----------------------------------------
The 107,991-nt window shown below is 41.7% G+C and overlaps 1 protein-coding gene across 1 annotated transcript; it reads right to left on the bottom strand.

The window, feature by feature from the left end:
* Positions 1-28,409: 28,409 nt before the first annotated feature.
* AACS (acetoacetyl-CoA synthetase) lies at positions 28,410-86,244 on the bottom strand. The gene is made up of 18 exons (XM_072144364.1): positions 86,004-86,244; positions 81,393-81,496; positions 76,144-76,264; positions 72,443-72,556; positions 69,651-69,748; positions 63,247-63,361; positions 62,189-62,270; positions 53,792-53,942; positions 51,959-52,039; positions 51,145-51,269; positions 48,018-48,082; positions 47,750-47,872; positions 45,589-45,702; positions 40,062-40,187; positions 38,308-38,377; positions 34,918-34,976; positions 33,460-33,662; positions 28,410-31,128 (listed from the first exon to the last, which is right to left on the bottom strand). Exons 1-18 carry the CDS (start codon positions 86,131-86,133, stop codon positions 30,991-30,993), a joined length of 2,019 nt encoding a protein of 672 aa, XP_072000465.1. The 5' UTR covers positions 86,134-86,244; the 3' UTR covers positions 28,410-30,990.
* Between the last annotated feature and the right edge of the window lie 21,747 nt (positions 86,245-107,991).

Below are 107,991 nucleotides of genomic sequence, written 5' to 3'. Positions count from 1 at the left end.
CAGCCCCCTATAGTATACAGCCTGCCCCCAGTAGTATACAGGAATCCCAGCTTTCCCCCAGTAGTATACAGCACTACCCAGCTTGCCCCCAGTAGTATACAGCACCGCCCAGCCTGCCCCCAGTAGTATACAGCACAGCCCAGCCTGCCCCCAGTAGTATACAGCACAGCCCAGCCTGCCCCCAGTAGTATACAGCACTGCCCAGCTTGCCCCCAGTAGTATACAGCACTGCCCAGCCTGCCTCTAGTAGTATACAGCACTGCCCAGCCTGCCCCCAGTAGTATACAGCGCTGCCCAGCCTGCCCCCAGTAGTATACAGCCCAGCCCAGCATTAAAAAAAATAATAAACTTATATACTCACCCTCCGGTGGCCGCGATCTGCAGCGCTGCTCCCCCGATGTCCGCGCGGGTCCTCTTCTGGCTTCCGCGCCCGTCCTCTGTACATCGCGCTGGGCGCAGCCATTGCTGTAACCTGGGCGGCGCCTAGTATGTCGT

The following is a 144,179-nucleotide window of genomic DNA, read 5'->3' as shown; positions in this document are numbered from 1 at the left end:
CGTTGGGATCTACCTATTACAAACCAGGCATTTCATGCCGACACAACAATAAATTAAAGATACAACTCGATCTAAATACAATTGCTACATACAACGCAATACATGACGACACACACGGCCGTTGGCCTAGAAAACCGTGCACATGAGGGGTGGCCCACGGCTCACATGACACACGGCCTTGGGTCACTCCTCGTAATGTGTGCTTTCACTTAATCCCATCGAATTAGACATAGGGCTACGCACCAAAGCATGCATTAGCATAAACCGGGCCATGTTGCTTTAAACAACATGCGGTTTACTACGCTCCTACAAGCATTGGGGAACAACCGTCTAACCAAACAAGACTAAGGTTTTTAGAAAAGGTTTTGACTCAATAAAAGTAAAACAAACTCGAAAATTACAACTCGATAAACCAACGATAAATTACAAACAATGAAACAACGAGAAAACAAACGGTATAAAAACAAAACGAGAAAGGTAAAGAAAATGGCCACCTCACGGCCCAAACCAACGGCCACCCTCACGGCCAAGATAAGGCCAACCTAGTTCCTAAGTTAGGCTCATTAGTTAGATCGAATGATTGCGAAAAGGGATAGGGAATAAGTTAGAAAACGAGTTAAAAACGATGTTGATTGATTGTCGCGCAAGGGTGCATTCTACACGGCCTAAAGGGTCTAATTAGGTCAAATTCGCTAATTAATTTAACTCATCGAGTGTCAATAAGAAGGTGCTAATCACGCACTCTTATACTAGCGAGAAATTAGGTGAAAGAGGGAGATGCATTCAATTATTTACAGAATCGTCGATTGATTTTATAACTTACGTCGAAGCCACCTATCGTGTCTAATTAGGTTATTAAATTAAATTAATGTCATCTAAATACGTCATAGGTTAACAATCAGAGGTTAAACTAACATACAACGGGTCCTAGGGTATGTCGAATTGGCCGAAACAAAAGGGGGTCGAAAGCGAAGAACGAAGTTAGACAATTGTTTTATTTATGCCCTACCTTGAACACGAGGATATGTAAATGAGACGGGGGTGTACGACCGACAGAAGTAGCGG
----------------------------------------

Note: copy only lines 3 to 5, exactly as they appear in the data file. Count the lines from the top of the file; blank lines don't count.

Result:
* Positions 1-28,409: 28,409 nt before the first annotated feature.
* AACS (acetoacetyl-CoA synthetase) lies at positions 28,410-86,244 on the bottom strand. The gene is made up of 18 exons (XM_072144364.1): positions 86,004-86,244; positions 81,393-81,496; positions 76,144-76,264; positions 72,443-72,556; positions 69,651-69,748; positions 63,247-63,361; positions 62,189-62,270; positions 53,792-53,942; positions 51,959-52,039; positions 51,145-51,269; positions 48,018-48,082; positions 47,750-47,872; positions 45,589-45,702; positions 40,062-40,187; positions 38,308-38,377; positions 34,918-34,976; positions 33,460-33,662; positions 28,410-31,128 (listed from the first exon to the last, which is right to left on the bottom strand). Exons 1-18 carry the CDS (start codon positions 86,131-86,133, stop codon positions 30,991-30,993), a joined length of 2,019 nt encoding a protein of 672 aa, XP_072000465.1. The 5' UTR covers positions 86,134-86,244; the 3' UTR covers positions 28,410-30,990.
* Between the last annotated feature and the right edge of the window lie 21,747 nt (positions 86,245-107,991).